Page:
The Navy identified the victims as Airman Mohammed Haitham, 19, of St. Petersburg, Florida; Ensign Joshua Kaleb Watson, 23, of Coffee, Alabama; and Airman Apprentice Cameron Scott Walters, 21, of Richmond Hill, Georgia. The gunman was also killed. 

On Tuesday, Saudi defense ministers visited NAS Pensacola as part of the investigation. Security measures at U.S. military bases have been beefed up – there was another deadly shooting at Joint Base Pearl Harbor-Hickam in Hawaii two days before the Pensacola attack. Some 300 Saudi aviators have been grounded at three Florida bases since Monday, the Pentagon says.

Florida, meanwhile, has now seen half a dozen mass shootings in three years. (While there is no legal definition of a “mass shooting,” the Justice Department defines mass killings as three or more killings in a single incident.) Republican Gov. Ron DeSantis, a former Naval officer, demanded answers on vetting and a loophole that allowed a foreign national to purchase a gun legally. Foreign pilots, he said, should not be allowed to come “if they hate our country. This is something that should not have been allowed to happen.”

The shootings have renewed calls to arm at least officers and noncommissioned officers at military bases, where sidearms are banned. But more deeply, the shooting has raised questions about the international training program itself, which arose after World War II as the U.S. emerged a global defense stalwart. The Pentagon is undergoing a full review of its vetting processes. Foreign aviators are grounded, for the time being.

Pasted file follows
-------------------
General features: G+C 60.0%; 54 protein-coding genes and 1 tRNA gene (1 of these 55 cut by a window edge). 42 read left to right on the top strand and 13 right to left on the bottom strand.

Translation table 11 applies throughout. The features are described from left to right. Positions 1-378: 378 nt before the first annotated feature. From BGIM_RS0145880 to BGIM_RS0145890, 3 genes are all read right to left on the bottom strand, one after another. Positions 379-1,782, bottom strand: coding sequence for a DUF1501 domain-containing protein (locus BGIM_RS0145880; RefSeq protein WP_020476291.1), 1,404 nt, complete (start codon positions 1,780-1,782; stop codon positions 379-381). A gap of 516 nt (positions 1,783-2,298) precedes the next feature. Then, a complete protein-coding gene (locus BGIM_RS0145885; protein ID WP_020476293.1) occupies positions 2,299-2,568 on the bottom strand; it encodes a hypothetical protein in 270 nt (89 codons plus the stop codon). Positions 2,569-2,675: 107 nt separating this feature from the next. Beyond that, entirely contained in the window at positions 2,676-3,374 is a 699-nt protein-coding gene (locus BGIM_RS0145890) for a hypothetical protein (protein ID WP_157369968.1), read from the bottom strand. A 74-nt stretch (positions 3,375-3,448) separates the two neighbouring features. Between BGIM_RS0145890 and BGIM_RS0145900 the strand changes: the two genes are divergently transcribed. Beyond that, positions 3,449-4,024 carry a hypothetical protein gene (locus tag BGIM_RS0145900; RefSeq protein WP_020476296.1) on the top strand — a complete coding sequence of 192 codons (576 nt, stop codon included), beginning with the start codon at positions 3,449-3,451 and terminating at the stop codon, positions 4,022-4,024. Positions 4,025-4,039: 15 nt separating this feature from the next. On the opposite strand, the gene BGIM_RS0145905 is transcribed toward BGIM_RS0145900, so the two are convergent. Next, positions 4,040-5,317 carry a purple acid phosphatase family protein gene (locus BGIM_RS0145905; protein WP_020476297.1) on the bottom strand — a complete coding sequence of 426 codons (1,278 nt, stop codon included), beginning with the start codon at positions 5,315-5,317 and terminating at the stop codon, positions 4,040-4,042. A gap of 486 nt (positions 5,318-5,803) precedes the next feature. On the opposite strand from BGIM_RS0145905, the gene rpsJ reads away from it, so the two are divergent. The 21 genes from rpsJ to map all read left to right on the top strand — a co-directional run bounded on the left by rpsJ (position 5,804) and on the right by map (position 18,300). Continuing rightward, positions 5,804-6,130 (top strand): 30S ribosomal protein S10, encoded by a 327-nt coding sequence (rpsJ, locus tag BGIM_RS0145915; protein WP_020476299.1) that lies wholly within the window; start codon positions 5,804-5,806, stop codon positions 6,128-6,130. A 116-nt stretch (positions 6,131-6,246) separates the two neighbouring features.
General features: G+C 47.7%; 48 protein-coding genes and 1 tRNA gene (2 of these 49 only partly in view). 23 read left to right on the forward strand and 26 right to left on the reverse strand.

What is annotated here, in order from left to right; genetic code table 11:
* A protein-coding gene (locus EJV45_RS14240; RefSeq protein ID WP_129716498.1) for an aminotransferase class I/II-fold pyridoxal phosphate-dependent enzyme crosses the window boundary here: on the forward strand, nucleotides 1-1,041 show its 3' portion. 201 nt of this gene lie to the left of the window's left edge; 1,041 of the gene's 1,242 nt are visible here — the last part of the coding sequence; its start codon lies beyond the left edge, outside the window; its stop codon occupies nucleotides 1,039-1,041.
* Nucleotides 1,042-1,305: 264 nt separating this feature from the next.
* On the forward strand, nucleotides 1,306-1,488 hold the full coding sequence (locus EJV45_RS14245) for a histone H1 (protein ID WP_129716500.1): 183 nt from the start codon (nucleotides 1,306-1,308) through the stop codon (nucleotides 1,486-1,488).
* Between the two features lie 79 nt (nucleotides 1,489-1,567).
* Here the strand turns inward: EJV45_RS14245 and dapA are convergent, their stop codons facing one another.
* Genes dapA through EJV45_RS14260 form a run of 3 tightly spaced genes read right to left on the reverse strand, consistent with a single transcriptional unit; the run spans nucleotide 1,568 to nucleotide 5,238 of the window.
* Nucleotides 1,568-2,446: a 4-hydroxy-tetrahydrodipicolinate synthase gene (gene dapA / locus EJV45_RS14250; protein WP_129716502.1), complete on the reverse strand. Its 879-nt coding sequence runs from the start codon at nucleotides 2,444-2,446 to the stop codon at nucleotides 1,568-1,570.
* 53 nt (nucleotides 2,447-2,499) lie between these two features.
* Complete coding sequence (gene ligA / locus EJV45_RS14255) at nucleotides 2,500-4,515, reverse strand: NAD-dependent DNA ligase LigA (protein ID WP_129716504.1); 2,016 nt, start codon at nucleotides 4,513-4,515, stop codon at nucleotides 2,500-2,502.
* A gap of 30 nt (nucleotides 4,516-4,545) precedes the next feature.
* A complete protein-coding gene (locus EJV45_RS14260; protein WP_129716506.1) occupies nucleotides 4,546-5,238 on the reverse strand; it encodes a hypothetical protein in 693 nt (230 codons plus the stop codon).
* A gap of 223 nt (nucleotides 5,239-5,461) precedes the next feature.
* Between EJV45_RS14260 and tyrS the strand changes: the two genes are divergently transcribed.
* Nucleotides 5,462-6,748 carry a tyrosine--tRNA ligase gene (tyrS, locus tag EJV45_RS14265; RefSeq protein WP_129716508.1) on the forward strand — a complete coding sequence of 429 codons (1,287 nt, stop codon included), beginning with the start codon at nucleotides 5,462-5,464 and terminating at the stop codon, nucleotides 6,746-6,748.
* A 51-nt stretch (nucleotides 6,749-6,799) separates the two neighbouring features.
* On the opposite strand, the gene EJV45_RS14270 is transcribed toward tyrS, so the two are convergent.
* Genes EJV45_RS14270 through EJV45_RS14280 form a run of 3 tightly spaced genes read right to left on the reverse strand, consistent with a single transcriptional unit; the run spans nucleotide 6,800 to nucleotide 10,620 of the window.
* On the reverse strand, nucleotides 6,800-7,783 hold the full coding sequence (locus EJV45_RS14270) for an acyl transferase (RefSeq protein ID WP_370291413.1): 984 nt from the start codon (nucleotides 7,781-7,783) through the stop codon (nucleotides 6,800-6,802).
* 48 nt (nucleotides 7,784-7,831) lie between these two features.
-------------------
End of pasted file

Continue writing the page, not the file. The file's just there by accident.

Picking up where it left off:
Currently, more than 5,100 students from 153 countries are taking part in such training in the U.S.

“If you brought a British or a Dutch or South Korean officer here, nobody ever questioned that they respected what we were doing for them,” says Mr. Corn. “But we’re in a different world where ... we are bringing people in from countries where there are deep strains of animosity toward the United States. We’re applying a model that worked so well for so long, but where we never, ever doubted for a second the alliance between the people themselves. That may now be breaking down.”

Dave Forsman, the commander of American Legion Post 240 just outside the station gate, has all the service branches’ flags at half-staff. On Friday, the post, which has some 1,400 members, became a hub as family members attempted to reach those on base.

Yes, there is a sense of betrayal, agrees Mr. Forsman. But he counts himself among those who believe the larger mission embodied by NAS Pensacola – which goes beyond the military, to the role of America as a lighthouse for freedom – is still paramount.

But he also knows that rebuilding trust after betrayal will require forbearance, patience, and faith in the foreigners who come to Pensacola to learn more than American warfare.

“Just because you have one bad apple doesn’t mean the whole orchard is tainted,” he says.